The Importance and Blessings of Union.

It has often given me pleasure to observe, that in-dependent America was not composed of detached and distant territories, but that one connected, fertile, wide-spreading country, was the portion of our western sons of liberty. Providence has in a particular manner blessed it with a variety of soils and productions, and watered it with innumerable streams,. for the delight and accommodation of its inhabitants.A succession of navigable waters forms a kind of chain round its borders, as if to bind it together ;. while the most noble rivers in the world, running at convenient distances, present them with highways for the easy communication of friendly aids, and the mutual transportation and exchange of their various commodities..

With equal pleasure I have as often taken notice,, that Providence has been pleased to give this one connected country to one united people; a people descended from the same ancestors, speaking the same language, professing the same religion, attached to the same principles of government, very similar in their manners and customs; and who, by their joint counsels, arms, and efforts, fighting side by side, throughout a long and bloody war, have nobly esta blished their general liberty and independence.

This country and this people seem to have been made for each other; and it appears as if it was the design of Providence, that an inheritance so proper and convenient for a band of brethren, united to each other by the strongest ties, should never be split into a number of unsocial, jealous, and alien sovereign-ties..

To

Similar sentiments have hitherto prevailed among all orders and denominations of men among us. all general purposes, we have uniformly been one people. Each individual citizen every where enjoying the same national rights, privileges, and protection. As a nation, we have made peace and war: as a na

tion, we have vanquished our common enemies: as a nation, we have formed alliances, and made treaties, and entered into various compacts and conventions with foreign states.

Queen Ann, in her letter of the 1st July, 1706, to the Scotch Parliament, makes some observations on the importance of the Union then forming between England and Scotland, which merit our attention.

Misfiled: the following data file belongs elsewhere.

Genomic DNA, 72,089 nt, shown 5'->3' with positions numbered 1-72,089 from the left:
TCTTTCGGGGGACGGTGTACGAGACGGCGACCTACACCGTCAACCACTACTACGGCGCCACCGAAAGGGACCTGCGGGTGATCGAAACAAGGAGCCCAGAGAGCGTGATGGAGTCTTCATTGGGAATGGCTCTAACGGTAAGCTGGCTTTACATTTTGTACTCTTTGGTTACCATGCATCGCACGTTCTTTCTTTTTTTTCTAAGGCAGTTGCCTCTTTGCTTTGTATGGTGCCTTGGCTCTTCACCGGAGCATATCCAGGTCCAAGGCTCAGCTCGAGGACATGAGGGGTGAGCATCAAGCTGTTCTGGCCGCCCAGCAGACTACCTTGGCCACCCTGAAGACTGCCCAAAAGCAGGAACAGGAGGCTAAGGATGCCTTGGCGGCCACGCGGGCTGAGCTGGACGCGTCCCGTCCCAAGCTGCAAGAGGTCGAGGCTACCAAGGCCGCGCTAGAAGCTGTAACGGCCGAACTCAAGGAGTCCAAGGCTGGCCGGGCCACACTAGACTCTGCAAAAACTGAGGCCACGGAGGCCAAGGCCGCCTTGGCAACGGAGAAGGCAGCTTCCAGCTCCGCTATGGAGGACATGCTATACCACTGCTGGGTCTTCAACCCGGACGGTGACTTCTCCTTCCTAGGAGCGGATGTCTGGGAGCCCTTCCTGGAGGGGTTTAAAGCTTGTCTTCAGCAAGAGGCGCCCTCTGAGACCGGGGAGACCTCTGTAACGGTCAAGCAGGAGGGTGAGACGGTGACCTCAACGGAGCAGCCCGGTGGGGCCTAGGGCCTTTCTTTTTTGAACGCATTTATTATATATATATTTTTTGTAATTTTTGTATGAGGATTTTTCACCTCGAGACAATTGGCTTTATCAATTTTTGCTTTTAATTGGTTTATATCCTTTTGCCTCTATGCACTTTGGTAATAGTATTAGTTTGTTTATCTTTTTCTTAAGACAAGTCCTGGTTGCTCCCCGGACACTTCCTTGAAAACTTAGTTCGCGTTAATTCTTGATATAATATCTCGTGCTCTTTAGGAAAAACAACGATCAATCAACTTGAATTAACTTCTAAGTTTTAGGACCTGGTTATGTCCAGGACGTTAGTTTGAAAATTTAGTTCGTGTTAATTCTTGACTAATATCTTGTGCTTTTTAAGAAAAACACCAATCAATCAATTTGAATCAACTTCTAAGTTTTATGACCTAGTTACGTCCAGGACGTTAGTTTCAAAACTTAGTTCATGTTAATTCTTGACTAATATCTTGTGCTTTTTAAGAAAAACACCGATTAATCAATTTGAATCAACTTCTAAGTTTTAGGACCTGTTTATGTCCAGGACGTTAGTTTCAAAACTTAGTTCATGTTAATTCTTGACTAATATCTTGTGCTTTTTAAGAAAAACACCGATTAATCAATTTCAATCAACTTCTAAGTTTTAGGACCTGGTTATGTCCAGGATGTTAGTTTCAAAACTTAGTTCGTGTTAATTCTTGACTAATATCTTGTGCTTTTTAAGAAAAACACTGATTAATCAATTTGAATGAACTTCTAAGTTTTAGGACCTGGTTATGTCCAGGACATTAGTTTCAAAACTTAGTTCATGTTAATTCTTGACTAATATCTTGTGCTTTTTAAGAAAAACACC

I shall present the public with one extract from it. "An entire and perfect union will be the solid foundation of lasting peace: it will secure your religion, liberty, and property; remove the animosities amongst yourselves, and the jealousies and differences betwixt our two kingdoms. It must increase your strength, riches, and trade; and by this union the whole island, being joined in affection, and free from all apprehensions of different interests, will be enabled to resist all its enemies." We most earnestly recommend to you calmness and unanimity in this great and weighty affair, that the union may be brought to a happy conclusion, being the only effec tual way to secure our present and future happiness; and disappoint the designs of our and your enemies, who will, doubtless, on this occasion, use their utmost endeavours to prevent or delay this union."

A strong sense of the value and blessings of Union induced the people, at a very early period, to institute a federal government to preserve and perpetuate it. They formed it almost as soon as they had a political existence; nay, at a time, when their habitations were in flames, when many of them were bleeding in the field.

It is worthy of remark, that not only the first, but every succeeding Congress, as well as the Convention, invariably joined with the people in thinking that the prosperity of America depended on its Union. To preserve and perpetuate it, was the great object of the people in forming the Convention; and it is also the great object of the plan which the Convention has advised them to adopt. With what propriety, there